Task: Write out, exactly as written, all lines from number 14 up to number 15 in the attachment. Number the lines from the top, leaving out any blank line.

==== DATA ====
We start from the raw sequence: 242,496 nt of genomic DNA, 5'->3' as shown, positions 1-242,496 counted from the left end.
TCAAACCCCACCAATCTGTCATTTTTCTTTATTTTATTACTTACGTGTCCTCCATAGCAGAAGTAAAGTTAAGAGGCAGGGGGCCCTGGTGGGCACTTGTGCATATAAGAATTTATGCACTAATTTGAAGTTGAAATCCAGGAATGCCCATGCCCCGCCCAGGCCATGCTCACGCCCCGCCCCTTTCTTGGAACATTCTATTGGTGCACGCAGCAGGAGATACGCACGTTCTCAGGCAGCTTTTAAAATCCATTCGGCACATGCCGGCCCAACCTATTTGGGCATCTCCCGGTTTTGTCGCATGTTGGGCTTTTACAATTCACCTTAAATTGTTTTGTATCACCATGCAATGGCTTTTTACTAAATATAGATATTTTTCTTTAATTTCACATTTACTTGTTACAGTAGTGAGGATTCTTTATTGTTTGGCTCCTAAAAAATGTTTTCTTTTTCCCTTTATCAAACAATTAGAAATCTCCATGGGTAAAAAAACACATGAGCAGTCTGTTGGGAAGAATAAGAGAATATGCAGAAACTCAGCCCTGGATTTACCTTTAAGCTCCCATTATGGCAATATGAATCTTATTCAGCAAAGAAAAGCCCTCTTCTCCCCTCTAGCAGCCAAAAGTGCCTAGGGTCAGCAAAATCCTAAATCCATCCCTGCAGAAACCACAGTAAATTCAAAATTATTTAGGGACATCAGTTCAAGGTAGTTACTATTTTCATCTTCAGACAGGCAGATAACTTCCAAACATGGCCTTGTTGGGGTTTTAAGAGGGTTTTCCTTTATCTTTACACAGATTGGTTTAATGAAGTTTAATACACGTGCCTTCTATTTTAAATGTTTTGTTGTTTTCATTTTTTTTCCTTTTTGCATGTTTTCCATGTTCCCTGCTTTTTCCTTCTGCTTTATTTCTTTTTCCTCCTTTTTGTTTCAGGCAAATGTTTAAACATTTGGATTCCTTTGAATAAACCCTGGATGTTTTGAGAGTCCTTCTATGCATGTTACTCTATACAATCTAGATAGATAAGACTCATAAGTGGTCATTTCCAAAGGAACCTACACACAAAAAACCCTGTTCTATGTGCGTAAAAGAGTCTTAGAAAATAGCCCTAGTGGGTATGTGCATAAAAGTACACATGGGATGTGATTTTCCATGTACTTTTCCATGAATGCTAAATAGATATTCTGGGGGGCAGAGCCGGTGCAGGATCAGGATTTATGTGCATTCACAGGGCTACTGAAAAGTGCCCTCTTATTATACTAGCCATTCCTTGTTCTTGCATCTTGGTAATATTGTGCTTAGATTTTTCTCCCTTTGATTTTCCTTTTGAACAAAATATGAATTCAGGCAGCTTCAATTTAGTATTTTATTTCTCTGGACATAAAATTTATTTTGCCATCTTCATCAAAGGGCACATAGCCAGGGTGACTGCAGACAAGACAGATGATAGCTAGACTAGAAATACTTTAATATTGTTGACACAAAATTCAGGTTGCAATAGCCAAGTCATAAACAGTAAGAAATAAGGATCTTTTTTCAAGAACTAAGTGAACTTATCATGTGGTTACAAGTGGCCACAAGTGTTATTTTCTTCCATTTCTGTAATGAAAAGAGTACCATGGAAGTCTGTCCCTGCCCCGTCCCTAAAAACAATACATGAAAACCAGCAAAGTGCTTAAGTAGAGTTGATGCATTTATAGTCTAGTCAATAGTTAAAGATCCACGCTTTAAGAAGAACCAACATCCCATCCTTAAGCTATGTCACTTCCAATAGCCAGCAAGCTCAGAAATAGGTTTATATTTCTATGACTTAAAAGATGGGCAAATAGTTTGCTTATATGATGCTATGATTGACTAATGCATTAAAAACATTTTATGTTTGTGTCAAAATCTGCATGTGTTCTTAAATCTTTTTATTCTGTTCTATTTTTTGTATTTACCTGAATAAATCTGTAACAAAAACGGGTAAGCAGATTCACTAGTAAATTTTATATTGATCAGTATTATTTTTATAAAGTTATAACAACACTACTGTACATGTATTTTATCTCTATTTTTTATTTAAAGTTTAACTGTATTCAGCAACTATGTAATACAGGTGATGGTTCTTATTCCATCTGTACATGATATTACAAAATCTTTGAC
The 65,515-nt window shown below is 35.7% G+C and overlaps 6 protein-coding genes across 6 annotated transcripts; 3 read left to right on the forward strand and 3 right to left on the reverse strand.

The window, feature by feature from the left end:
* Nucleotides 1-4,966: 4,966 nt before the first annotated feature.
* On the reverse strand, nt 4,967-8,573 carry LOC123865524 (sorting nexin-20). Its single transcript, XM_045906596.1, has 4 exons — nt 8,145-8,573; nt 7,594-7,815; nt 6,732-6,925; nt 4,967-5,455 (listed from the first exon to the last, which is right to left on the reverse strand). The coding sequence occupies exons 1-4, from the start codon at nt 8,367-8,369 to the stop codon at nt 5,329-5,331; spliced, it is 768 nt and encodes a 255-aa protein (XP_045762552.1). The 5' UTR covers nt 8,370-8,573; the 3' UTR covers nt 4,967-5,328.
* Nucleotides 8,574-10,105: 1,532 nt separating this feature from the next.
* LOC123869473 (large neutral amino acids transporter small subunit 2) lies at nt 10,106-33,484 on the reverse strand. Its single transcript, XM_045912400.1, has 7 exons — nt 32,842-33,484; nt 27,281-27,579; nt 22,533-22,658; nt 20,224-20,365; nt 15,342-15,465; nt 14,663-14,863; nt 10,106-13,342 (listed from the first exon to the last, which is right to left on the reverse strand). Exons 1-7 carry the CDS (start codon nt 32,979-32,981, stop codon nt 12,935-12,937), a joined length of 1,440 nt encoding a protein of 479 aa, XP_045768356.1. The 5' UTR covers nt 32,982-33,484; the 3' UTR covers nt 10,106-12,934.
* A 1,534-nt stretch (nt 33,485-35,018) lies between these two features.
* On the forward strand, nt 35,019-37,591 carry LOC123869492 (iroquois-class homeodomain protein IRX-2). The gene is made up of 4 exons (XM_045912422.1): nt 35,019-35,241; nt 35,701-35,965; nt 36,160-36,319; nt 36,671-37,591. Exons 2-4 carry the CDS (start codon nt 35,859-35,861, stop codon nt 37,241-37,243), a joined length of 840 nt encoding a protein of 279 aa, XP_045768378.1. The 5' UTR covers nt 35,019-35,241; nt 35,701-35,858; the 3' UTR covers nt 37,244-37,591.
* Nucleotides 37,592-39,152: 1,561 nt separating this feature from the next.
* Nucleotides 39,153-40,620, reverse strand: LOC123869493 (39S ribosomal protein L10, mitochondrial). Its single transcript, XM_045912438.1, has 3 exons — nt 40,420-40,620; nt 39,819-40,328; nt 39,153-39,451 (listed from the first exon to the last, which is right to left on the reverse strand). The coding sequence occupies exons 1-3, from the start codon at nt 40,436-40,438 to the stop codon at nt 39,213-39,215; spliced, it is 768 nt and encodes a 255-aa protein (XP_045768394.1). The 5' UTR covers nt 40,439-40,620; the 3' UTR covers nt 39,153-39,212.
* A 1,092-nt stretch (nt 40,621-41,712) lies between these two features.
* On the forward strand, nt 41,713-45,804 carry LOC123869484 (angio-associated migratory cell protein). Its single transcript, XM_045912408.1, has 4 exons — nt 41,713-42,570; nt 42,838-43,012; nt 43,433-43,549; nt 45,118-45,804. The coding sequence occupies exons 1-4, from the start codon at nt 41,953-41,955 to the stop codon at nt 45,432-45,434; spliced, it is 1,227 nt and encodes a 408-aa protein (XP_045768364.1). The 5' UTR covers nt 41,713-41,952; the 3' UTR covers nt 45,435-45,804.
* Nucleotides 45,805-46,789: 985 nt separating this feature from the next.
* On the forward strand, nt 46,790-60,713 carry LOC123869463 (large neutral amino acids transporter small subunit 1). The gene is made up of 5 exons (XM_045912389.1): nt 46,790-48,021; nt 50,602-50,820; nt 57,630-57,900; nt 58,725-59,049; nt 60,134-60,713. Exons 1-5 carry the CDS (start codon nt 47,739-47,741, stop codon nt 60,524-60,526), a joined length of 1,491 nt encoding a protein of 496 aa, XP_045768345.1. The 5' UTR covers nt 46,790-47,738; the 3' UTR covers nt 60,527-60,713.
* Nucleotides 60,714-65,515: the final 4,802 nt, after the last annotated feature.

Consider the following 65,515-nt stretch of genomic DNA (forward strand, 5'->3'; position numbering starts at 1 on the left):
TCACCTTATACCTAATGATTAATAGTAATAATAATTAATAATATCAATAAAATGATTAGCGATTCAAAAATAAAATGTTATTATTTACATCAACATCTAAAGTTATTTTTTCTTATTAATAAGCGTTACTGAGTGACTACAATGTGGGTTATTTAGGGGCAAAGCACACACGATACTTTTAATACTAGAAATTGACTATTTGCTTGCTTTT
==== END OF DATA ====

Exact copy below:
* On the forward strand, nt 41,713-45,804 carry LOC123869484 (angio-associated migratory cell protein). Its single transcript, XM_045912408.1, has 4 exons — nt 41,713-42,570; nt 42,838-43,012; nt 43,433-43,549; nt 45,118-45,804. The coding sequence occupies exons 1-4, from the start codon at nt 41,953-41,955 to the stop codon at nt 45,432-45,434; spliced, it is 1,227 nt and encodes a 408-aa protein (XP_045768364.1). The 5' UTR covers nt 41,713-41,952; the 3' UTR covers nt 45,435-45,804.
* Nucleotides 45,805-46,789: 985 nt separating this feature from the next.